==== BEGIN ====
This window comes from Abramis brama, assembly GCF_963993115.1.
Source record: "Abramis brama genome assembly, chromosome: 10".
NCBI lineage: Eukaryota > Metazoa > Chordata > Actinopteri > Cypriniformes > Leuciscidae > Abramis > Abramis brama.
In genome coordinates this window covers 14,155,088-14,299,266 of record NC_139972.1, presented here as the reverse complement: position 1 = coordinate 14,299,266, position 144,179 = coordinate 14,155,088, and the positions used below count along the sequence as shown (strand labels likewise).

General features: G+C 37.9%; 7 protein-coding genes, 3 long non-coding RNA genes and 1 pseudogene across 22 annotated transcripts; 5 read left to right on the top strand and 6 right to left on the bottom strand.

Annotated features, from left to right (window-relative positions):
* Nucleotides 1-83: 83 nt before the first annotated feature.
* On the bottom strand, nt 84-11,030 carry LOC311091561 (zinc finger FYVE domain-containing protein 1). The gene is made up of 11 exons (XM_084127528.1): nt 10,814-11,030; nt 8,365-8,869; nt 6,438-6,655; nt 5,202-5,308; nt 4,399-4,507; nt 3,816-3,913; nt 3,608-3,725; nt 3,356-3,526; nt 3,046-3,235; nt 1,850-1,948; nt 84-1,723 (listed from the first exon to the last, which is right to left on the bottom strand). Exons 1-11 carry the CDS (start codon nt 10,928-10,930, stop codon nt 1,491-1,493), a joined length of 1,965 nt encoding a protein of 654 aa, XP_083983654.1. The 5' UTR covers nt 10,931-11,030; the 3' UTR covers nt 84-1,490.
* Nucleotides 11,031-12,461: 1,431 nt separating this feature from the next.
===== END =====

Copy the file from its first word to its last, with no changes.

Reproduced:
This window comes from Abramis brama, assembly GCF_963993115.1.
Source record: "Abramis brama genome assembly, chromosome: 10".
NCBI lineage: Eukaryota > Metazoa > Chordata > Actinopteri > Cypriniformes > Leuciscidae > Abramis > Abramis brama.
In genome coordinates this window covers 14,155,088-14,299,266 of record NC_139972.1, presented here as the reverse complement: position 1 = coordinate 14,299,266, position 144,179 = coordinate 14,155,088, and the positions used below count along the sequence as shown (strand labels likewise).

General features: G+C 37.9%; 7 protein-coding genes, 3 long non-coding RNA genes and 1 pseudogene across 22 annotated transcripts; 5 read left to right on the top strand and 6 right to left on the bottom strand.

Annotated features, from left to right (window-relative positions):
* Nucleotides 1-83: 83 nt before the first annotated feature.
* On the bottom strand, nt 84-11,030 carry LOC311091561 (zinc finger FYVE domain-containing protein 1). The gene is made up of 11 exons (XM_084127528.1): nt 10,814-11,030; nt 8,365-8,869; nt 6,438-6,655; nt 5,202-5,308; nt 4,399-4,507; nt 3,816-3,913; nt 3,608-3,725; nt 3,356-3,526; nt 3,046-3,235; nt 1,850-1,948; nt 84-1,723 (listed from the first exon to the last, which is right to left on the bottom strand). Exons 1-11 carry the CDS (start codon nt 10,928-10,930, stop codon nt 1,491-1,493), a joined length of 1,965 nt encoding a protein of 654 aa, XP_083983654.1. The 5' UTR covers nt 10,931-11,030; the 3' UTR covers nt 84-1,490.
* Nucleotides 11,031-12,461: 1,431 nt separating this feature from the next.